Al finished off the history of NASA spaceflight talking about the space shuttle and how he percieved it to be a more dangerous vehicle than the Apollo CM citing the tragedies of the Challenger and Columbia vehicles. He brought the presentation full circle by comparing the Apollo Saturn V vehicles and the new NASA space launch system (SLS) saying he was pleased to see a retun to a capsule type vehicle, much like the planned Orion project.
At the point where Al’s talk had finally reached an end and the huge applause was dying down, David Hawksett from Guinness World Records took the stage. Many of the audience had been at the Reinventing Space conference diner the night before to see Al presented with his World Record for the most remote human being and assumed it was to be a repeat of the same but for this nights audience.
But no! Over the next few minutes the audience were delighted to see Al presented with another World Record – the first ever “deep space” (ie. beyond LEO) EVA. This was especially poignant as whilst other astronauts in the future will eventually travel further and be ‘remoter’ than Al, this award for being the first, would never be broken and would always remain Al’s.
With the main talk concluded the serious business of signing got underway in an adjoining room. People waited patiently in line and had options to purchase Al’s excellent book “Falling to Earth” now on its 16th reprint and a range of fine quality prints for Al to sign.
Patient and generous to a fault, Al always took the time to have a short chat to people who had waited to see him for a signature.
As I was manning the signing table for the BIS, I got to see first hand the massive range of space related items that people had brought for Al to sign. Some of the more notable items included, a moon globe, a huge mission logo, the original prayer sheets from the recovery ship’s chaplain and even some exceptionally rare Alan Bean artwork.
Whilst Al’s talk and signing provided the main focus for the evening, a number of other tables and displays had been set up.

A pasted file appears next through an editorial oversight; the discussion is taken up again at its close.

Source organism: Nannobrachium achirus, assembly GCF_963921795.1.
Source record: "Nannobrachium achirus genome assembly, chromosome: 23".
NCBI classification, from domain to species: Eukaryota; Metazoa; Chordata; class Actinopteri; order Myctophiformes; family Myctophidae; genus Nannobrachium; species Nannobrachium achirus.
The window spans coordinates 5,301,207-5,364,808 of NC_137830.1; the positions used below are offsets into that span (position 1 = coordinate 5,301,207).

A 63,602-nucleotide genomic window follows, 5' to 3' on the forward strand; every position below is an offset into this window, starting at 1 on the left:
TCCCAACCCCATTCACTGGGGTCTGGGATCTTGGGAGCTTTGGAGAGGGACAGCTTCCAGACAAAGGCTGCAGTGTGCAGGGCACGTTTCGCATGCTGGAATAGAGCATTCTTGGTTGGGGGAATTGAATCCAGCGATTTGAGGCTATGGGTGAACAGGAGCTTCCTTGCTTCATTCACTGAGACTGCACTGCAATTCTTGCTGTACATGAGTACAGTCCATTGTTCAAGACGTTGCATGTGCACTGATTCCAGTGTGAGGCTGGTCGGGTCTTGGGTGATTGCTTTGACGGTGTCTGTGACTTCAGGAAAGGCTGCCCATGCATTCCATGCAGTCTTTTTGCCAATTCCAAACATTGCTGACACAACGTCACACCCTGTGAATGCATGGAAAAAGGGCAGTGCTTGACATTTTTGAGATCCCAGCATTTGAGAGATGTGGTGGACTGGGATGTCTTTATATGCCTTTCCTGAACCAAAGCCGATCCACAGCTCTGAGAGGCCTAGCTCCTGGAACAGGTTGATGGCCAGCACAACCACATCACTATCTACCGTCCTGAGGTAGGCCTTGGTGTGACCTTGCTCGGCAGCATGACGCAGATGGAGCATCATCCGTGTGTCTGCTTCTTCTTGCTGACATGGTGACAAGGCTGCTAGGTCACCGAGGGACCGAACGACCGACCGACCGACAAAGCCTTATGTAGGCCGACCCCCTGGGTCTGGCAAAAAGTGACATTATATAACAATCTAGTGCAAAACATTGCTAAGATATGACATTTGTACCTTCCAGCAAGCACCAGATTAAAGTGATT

The BIS had set up a great stand of information and merchandise in the foyer to the main hall and signing room. The display also included a superb array of space related auction and raffle items all kindly commissioned and donated for the event.
Nick Howes, of Aerolite Europe, had a great display of meteorites and kindly donated all of his profits from the event to Children in Need.
After quite a few people had left and Al had been backwards and forwards a couple of times for various photoshoots, he returned finally to the signing table. What came next was a testament to kind and generous nature of a true gent.
One of the guys who had been waiting quite a while for Al to return in order to get a signed copy of his book, finally got his chance and asked Al a question about his piloting of the command module during re-entry. As Al began to speak, more people gathered round to listen to another smaller and more intimate talk. Complete by diagrams on a scrap of paper, Al explained the intricacies of re-entry. He explained to the assembled dozen of us how the 3 degree variation away from perpendicular was enough to allow the CM to skip through the atmosphere and how by firing the thrusters to effectively roll the CM left or right would change the orientation sufficiently to “steer” it.
Fascinating and such a privilege!
With final books and pictures signed and a pint of fine English ale drunk (by Al), the event finally concluded.
I think it’s fair to say that there cannot have been a single person who left disappointed after such a great night.
A big thanks go out to the British Interplanetary Society for hosting such a great event and especially to Vix Southgate for co-ordinating and organising it all.